I was delighted when Brian Jones asked me to be part of the commentary team for the Silverstone 24 hour Britcar race. Partly because it is always nice to be asked to do something (far better than having to ask to do it), partly because it will take my mind off the fact that I am not at Road Atlanta for Petit Le Mans, and partly because I have never been to a 24 hour race at Silverstone, nor even to a Britcar race.
So, a weekend to look forward to, then. The timetable for the event is very busy indeed, with five support races taking place on Friday, October 1st, and a further eight races on the Saturday, before the 24 hour race itself starts at 4:30 in the afternoon. Considering that qualifying for all these events, not to mention day and night qualifying (and a warm-up) for the Britcar entrants all has to be squeezed in as well, the BRSCC is going to have a busy few days.
In comparison, I will have it fairly easy (I hope). Brian has asked me only to be involved in the Britcar race, which actually suits me fine, given my lack of familiarity with UK club race categories these days. And even then, I have been told to “arrange my own breaks” during the race itself.
So what is there actually to look forward to? More than 60 entrants in four classes, featuring everything from a fearsome Ferrari 430 to a humble Honda Civic. Not forgetting of course that this is merely one round of a nine-race season, which visits most of the leading UK circuits. And although I have to admit almost complete ignorance, having not been to a Britcar race before, the impression I get is that the series is built on the premise that the competitors’ needs are paramount, that entrants are to be encouraged, and that the competition thus arising will make for a spectacle that will attract spectators. A sort of “if you build it, they will come” philosophy.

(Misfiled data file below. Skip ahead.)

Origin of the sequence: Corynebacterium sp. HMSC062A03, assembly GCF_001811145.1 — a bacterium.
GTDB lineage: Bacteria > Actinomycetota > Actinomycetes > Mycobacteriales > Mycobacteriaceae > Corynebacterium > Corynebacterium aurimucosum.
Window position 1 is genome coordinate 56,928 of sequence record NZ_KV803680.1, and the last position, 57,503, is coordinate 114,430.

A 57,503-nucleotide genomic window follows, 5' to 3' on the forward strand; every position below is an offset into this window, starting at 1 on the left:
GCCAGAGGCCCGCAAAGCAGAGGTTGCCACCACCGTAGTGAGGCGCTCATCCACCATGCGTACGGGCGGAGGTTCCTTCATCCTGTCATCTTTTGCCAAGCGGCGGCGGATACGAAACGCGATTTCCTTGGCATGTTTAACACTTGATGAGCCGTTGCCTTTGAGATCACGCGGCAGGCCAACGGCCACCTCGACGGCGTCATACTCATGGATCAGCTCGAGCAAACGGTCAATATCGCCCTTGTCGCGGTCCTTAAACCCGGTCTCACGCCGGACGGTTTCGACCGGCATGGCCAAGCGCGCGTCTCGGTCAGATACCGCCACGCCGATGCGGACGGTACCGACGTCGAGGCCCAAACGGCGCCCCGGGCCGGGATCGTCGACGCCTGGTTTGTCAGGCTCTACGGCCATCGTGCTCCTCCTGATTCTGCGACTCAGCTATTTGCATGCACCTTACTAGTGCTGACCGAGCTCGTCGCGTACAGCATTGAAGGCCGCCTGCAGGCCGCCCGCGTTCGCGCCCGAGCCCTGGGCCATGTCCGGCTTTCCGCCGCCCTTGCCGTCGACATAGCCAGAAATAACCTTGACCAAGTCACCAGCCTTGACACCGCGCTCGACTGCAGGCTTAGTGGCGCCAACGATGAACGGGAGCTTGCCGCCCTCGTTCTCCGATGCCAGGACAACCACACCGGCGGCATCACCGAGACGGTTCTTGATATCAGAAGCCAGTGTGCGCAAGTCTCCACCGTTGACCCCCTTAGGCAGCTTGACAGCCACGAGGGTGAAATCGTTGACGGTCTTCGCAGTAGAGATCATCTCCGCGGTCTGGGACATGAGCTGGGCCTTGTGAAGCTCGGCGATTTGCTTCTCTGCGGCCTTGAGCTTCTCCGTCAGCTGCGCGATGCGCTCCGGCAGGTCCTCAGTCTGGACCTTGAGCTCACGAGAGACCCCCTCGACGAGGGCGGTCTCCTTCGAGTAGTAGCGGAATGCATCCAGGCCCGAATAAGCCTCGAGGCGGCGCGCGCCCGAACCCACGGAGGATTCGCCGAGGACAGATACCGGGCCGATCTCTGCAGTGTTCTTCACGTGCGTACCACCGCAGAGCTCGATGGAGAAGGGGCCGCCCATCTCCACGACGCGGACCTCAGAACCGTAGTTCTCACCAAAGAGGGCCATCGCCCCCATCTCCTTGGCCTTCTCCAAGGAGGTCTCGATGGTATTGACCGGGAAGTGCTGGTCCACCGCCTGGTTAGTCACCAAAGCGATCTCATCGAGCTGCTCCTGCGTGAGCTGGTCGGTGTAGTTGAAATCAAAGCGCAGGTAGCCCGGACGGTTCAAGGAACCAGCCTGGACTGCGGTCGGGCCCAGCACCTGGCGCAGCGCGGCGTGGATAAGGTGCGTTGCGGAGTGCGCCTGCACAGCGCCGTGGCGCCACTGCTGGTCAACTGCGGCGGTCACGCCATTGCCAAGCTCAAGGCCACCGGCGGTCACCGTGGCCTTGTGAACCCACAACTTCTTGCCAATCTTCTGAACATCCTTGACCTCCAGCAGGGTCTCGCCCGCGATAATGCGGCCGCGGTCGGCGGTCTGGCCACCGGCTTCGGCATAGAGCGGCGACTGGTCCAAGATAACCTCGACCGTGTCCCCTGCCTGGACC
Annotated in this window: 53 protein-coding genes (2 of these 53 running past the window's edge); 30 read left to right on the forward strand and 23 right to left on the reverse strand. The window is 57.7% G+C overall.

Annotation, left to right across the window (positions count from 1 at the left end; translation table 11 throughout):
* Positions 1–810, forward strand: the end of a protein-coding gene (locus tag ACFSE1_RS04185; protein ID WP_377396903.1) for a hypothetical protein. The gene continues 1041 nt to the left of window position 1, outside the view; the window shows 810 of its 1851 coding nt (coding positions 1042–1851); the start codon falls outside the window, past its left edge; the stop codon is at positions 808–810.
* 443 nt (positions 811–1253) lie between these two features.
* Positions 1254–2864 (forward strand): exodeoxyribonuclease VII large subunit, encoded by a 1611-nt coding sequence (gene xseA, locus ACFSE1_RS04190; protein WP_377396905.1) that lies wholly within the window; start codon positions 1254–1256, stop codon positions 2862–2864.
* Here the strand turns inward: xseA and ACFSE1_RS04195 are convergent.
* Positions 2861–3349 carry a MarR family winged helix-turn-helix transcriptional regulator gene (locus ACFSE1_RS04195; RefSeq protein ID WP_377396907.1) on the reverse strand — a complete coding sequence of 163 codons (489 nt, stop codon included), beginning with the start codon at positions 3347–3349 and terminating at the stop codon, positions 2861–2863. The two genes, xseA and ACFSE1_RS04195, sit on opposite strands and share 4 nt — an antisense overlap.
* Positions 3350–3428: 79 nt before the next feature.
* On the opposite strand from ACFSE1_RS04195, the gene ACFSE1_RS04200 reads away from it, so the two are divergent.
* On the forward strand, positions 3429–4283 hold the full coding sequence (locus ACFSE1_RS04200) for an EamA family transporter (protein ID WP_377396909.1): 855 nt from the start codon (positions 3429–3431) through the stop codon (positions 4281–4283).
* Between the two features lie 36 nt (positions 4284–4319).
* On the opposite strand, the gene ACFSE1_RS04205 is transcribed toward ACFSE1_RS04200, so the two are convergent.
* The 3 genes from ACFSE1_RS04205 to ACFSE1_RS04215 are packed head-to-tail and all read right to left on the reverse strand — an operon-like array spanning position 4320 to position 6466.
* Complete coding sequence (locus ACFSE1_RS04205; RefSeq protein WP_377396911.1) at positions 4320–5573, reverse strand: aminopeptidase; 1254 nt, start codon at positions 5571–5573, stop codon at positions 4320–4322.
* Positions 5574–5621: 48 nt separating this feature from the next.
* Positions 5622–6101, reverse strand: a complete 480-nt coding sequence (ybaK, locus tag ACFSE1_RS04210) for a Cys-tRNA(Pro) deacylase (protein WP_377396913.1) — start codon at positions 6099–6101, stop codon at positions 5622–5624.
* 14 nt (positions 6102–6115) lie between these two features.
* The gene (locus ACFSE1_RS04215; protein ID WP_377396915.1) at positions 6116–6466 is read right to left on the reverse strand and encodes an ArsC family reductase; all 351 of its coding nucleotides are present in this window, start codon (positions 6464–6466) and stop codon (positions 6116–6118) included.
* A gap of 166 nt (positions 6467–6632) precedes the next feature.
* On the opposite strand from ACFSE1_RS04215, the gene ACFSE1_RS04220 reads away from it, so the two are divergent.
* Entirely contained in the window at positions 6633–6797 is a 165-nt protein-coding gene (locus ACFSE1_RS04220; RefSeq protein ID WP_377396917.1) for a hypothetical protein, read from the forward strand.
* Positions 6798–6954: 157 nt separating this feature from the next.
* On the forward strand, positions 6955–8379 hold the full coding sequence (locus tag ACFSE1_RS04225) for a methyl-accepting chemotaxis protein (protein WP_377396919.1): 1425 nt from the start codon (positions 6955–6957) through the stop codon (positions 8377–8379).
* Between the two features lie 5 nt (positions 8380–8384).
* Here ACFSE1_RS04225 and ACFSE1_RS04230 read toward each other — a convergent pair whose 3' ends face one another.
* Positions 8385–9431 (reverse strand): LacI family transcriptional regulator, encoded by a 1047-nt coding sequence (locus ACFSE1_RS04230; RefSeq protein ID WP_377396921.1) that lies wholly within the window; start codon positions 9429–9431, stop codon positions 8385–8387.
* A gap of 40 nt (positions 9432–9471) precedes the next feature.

Indeed, the very existence of the 24 hour race at Silverstone is very much down to James Tucker and his way of doing things. I have encountered James only twice – at the Nurburgring and at Le Mans 24 hour races – and I admire him for what he has contributed to what is after all a busy motor racing calendar. Britcar seems to me, an outsider, to have bridged the gap between the competitive track day driver and the committed club racer in a very inclusive way.
As for who will win, well, I am just not qualified to say. Personal allegiances would make the Rollcentre Mosler a favourite, and of course Martin Short is a former winner of the event. But it would seem foolish to exclude any of the Moslers, nor the (championship-leading) MJC Ferrari from a list of likely contenders. With a busy track, a wide disparity in driver abilities and car performance, keeping out of trouble and delivering consistent lap times will be key.
Hopefully, between Brian Jones, Matt James, Marcus Simmonds, Ben Evans and me, we’ll be able to stay on top of it, and it will be a good race.
Meanwhile, over the 'pond' in Atlanta, Georgia, Audi and Peugeot will be going head-to-head again in the second round of the Intercontinental Le Mans Cup, in the ten hour, or 1,000 mile Petit Le Mans race. On the basis of what happened at Silverstone a couple of weeks ago (see my earlier post, below) Peugeot starts as favourite. But I fancy that the R15 will be more suited to the circuit, and the team will be keen to ensure that Audi reliability has been restored after the differential failure that forced Allan McNish to retire at Silverstone. The weather forecast is currently good, so it should be a straight fight. But with ALMS championships up for grabs, there will be plenty of things to watch out for, if your focus is not on the Britcar at Silverstone.
A very good way to round off my season.